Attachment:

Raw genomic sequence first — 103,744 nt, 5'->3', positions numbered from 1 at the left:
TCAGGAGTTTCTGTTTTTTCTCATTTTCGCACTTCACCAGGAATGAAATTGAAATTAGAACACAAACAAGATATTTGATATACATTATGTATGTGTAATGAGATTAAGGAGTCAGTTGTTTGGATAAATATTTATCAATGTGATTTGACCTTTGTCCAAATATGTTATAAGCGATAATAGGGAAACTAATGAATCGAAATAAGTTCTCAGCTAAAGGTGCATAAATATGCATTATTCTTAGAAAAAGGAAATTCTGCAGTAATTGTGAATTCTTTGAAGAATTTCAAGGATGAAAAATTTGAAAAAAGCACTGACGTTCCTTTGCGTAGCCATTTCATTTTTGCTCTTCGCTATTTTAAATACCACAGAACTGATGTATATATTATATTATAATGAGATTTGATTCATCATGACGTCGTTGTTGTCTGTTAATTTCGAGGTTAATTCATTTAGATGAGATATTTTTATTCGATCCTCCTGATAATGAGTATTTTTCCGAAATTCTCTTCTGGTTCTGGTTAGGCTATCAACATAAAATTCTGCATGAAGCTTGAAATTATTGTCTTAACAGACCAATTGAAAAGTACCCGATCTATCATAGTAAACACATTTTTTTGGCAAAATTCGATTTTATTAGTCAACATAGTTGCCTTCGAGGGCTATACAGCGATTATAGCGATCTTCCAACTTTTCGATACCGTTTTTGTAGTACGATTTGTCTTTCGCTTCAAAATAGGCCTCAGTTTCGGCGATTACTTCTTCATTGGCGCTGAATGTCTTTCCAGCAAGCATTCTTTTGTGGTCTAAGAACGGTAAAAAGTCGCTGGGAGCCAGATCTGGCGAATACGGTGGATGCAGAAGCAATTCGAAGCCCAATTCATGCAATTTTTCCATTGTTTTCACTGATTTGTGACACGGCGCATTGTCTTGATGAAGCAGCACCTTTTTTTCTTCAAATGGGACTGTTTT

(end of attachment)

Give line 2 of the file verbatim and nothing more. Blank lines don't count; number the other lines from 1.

TCAGGAGTTTCTGTTTTTTCTCATTTTCGCACTTCACCAGGAATGAAATTGAAATTAGAACACAAACAAGATATTTGATATACATTATGTATGTGTAATGAGATTAAGGAGTCAGTTGTTTGGATAAATATTTATCAATGTGATTTGACCTTTGTCCAAATATGTTATAAGCGATAATAGGGAAACTAATGAATCGAAATAAGTTCTCAGCTAAAGGTGCATAAATATGCATTATTCTTAGAAAAAGGAAATTCTGCAGTAATTGTGAATTCTTTGAAGAATTTCAAGGATGAAAAATTTGAAAAAAGCACTGACGTTCCTTTGCGTAGCCATTTCATTTTTGCTCTTCGCTATTTTAAATACCACAGAACTGATGTATATATTATATTATAATGAGATTTGATTCATCATGACGTCGTTGTTGTCTGTTAATTTCGAGGTTAATTCATTTAGATGAGATATTTTTATTCGATCCTCCTGATAATGAGTATTTTTCCGAAATTCTCTTCTGGTTCTGGTTAGGCTATCAACATAAAATTCTGCATGAAGCTTGAAATTATTGTCTTAACAGACCAATTGAAAAGTACCCGATCTATCATAGTAAACACATTTTTTTGGCAAAATTCGATTTTATTAGTCAACATAGTTGCCTTCGAGGGCTATACAGCGATTATAGCGATCTTCCAACTTTTCGATACCGTTTTTGTAGTACGATTTGTCTTTCGCTTCAAAATAGGCCTCAGTTTCGGCGATTACTTCTTCATTGGCGCTGAATGTCTTTCCAGCAAGCATTCTTTTGTGGTCTAAGAACGGTAAAAAGTCGCTGGGAGCCAGATCTGGCGAATACGGTGGATGCAGAAGCAATTCGAAGCCCAATTCATGCAATTTTTCCATTGTTTTCACTGATTTGTGACACGGCGCATTGTCTTGATGAAGCAGCACCTTTTTTTCTTCAAATGGGACTGTTTT